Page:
The Chancellor, Phillip Hammond, has made a number of employment related announcements which employers will need to be aware of and plan for. Below is a brief overview of the highlights from an employment perspective.
Restriction of Salary Sacrifice Benefits
From April 2017, the tax and NIC advantages derived from salary sacrifice arrangements such as medical benefits and technology will be removed, except for the schemes relating to pension, childcare, cycle to work, ultra-low emission company cars and the purchase of annual leave.
Transitional measures will apply until April 2018 in respect of arrangements entered into before the new provisions come into force. Arrangements relating to cars, accommodation and school fees will be protected until 2021.
This may result in employers needing to rethink the pay packages offered to attract the best people possible and offer flexibility to reflect employees’ differing circumstances.
Reform of the IR35 Rules
These rules apply to public sector workers. From April 2017, where an individual is engaged through an intermediary, such as their own limited company, public sector employers will be responsible for deciding whether the intermediaries legislation applies and then paying the relevant tax and NICs directly before transferring the net funds to the company. The Government is abolishing the current 5% tax free allowance. They are predicting that tax revenues will, consequently, increase by around £20 million each year.
PAYE Settlement Agreements
The Chancellor announced that the Finance Bill 2017 will simplify the administration of PAYE settlement agreements from April 2018.
Changes to the Taxation of Termination Payments
Following the Government’s recent consultation, it was confirmed that from April 2018, it will still be possible to make a tax free termination payment of up to £30,000 but that termination payments which exceed the £30,000 income tax free amount will become subject to employer Class 1 NICs.
From April 2018 all non-contractual payments made in lieu of notice will become taxable. Clarification was given that only basic pay will be taxable.
Tax and Employment Status
The Chancellor recognised the issues with the tax treatment of different forms of employment such as single person incorporations. The Government wants to ensure that the taxation is fair, sustainable and efficient. A report on Employment Status is due in early 2017.
The National Living Wage and National Minimum Wage
The national living wage is to increase from £7.20 to £7.50 from April 2017. The Government plans to invest £4.3 million into the national minimum wage and national living wage enforcement teams.
Employee Shareholder Status
The tax advantages associated with holding an employee shareholder status will be abolished for all arrangements entered into on or after 1 December 2016.
For more information on the abolition of employee shareholder status advantages please see the update from our share scheme experts here.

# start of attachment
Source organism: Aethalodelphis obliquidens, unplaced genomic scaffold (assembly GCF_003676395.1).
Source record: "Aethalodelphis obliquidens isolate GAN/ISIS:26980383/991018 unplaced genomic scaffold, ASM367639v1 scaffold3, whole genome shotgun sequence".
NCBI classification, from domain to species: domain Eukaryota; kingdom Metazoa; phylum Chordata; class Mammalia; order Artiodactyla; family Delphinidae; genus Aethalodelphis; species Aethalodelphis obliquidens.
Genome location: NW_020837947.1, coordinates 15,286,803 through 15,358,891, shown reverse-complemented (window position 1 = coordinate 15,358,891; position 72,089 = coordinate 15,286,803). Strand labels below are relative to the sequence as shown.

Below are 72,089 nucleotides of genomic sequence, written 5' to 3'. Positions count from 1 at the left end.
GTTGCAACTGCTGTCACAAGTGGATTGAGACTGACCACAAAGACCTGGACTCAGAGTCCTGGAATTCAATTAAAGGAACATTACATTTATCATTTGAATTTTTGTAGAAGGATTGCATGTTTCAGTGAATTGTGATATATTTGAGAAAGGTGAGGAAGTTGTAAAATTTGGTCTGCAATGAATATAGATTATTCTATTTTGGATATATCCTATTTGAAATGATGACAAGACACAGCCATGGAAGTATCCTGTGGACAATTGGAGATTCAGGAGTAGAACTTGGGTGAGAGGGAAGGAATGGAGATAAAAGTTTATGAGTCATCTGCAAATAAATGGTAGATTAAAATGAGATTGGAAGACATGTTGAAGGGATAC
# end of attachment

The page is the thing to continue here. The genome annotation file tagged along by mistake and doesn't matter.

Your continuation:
Personal Allowance and NIC Alignment
The personal allowance will increase to £11,500 from April 2017, when the higher rate threshold will become £45,000. The Government stressed its commitment for these bands to be increased to £12,500 and £50,000 respectively by the end of this Parliament. It should be remembered, however, that in Scotland income tax is now the Scottish Government’s responsibility – it remains to be seen whether or not the Chancellor’s plan will be mirrored north of the border.
Class 1 NIC thresholds for employers and employees will also be aligned at a rate of £157 per week from April 2017 – a small increase for employers.
Non-Domiciled UK Residents
The proposed reforms to the taxation of long-term non-domiciled individuals living in the UK are to be published in the draft Finance Bill on 5 December 2016. All such individuals are to be deemed domiciled in the UK and will therefore be taxed on their worldwide income and capital gains. Their worldwide estate may become subject to UK inheritance tax.
The taxation of foreign pensions is to be aligned with the taxation of domestic pensions in the UK.
The Government has proposed to extend the disguised remuneration rules to the self-employed.
Benefits in Kind and Expenses
Legal support provided by employers to employees who are required to give evidence in court will not be taxable from April 2017.
The way in which benefits in kind are valued for tax purposes is to be reviewed.
From 2020/2021, lower company car tax bands will be introduced to encourage the use of ‘green’ vehicles.
Payments made by employees in return for a benefit in kind which is not pay-rolled must be made by 6 July following the end of the relevant tax year.
At the next budget, the Government will publish consultations on the following:
- Employer-provided living accommodation
- A call for evidence on the valuation of all other benefits
- A call for evidence on the use of income tax relief for employees’ business expenses whether or not they have been reimbursed by their employer